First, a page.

Education and youth unemployment are being claimed as priorities by both government and opposition as France goes to the polls on Sunday.
The ruling right-centre coalition - the majority Gaullist party of which President Jacques Chirac is leader - has a six-point education programme presented under the introduction: "We want a school system that teaches citizenship, is open to culture, gets closer to business and integrates all children."
It claims credit for reforms in the past four years at all levels, including the universities where changes will become apparent from the next academic year.
It promises priority for learning basic skills at primary school and "second chance" education for the unemployed and others wishing to retrain.
The socialist opposition says education is its budgetary priority and declares its objective is "first to reinforce Republican education, crucible of integration and guarantee of equality of opportunity".
Among its promises are to favour positive discrimination through educational priority zones, give more support to teacher training, strengthen vocational training and relaunch the university expansion plan introduced when it was last in office.
It has also pledged to create 700,000 "real" jobs to lower the high unemployment rate among young people - one in four aged 25 and under are jobless - but apart from specifying that provision would be split equally between the private and public sectors, there is little indication of where they would come from, and the timetable is at best vague.
It criticises the government's efforts at job creation for the young as a vicious circle of insecurity, trivial jobs and dead-end schemes, despite the huge sums spent.
President Chirac has dubbed this the year of youth employment, and prime minister Jupp organised a youth forum in February to discuss job-creation opportunities.
On Sunday, an average of 11 candidates will stand in each constituency for the first ballot; in the second, on June 1, only those who gain 12.5 per cent or more of the registered electorate's vote will continue.
The final result will be either the current right-centre coalition, or the present socialist opposition headed by former education minister Lionel Jospin - who stood against Jacques Chirac for president in 1995.
The last general election was four years ago when the RPR UDF right-centre coalition roundly defeated the socialist party formerly in government.
However, a different administrati on was appointed in 1995 when RPR leader Jacques Chirac became president and replaced the previous prime minister Edouard Balladur (who had proved disloyal by standing for the presidency against him) with the present premier, Alain Jupp#233.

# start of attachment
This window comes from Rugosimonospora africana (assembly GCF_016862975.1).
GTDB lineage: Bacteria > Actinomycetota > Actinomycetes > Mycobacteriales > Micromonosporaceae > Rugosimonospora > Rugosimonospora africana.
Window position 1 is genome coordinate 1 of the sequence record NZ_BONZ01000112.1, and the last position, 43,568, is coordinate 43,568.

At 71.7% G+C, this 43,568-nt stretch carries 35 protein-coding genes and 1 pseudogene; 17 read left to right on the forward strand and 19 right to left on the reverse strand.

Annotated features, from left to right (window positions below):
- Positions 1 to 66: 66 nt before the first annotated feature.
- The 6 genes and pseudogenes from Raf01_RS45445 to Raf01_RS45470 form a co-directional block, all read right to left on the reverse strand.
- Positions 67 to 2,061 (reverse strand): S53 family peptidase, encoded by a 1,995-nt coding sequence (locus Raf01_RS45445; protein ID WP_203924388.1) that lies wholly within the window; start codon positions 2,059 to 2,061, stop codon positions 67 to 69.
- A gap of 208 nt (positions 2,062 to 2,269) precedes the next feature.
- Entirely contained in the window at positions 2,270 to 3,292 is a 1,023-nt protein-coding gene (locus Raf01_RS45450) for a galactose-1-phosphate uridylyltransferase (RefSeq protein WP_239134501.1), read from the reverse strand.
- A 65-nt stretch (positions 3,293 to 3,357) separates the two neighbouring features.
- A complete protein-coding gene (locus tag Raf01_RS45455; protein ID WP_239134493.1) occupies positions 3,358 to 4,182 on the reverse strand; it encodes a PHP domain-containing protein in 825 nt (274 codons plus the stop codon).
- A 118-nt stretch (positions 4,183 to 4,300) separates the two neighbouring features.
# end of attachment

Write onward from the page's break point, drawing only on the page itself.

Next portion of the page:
Normally the election would not be due for a year, but President Chirac called it now to avoid what could be a troublesome poll at a sensitive time for the adoption of single European currency.
Education minister Franois Bayrou is an unusual member of the outgoing government, having remained in the same post for the full four years.
But even assuming a victory for the present coalition, as polls last week indicated (no public opinion surveys may be published within seven days of an election), he is likely to move on.
First, the president will probably appoint a fresh government team (at least one present member is facing the axe, and there has been much speculation about the fate of M Jupp#233 himself).
Secondly, at the last big reshuffle, when M Chirac took over, M Bayrou was known to favour a move to another government office and was persuaded to stay on only when promised an extension of his empire to include higher education, research and youth employment.
Thirdly, M Chirac and M Bayrou have not always agreed on the direction education policy should take, with the president lobbing into the arena a number of his own pet schemes, to the irritation of his minister.
One of these was M Chirac's election pledge for a referendum on education - an idea which M Bayrou, who supported Edouard Balladur for the presidency, publicly denounced.
After being reappointed as education minister, however, he found that industrialist and former minister Roger Fauroux had been nominated to head a commission to look into the education system in preparation for a referendum.
Its findings were not acceptable to the minister, Bayrou stymied the report, and there has been no further debate about a referendum date lately.
A second presidential missile was the issue of reforming the school timetable, for which Bayrou showed little enthusiasm.
Suddenly Guy Drut, minister for youth and sports and former Olympic athletics champion who wears the same political colours as M Chirac, was in charge of the dossier, which has appeared as one of the six general election education proposals, along with another of the president's personal enthusiasms - the fight against illiteracy.
Meanwhile, there have been rumblings that M Bayrou has been too busy with leadership preoccupations within the UDF, itself a coalition, to cope properly with the nation's education; he has ambitions to head a central grouping in 2002, and with his university reform now accomplished believes he has accomplished his educational mission.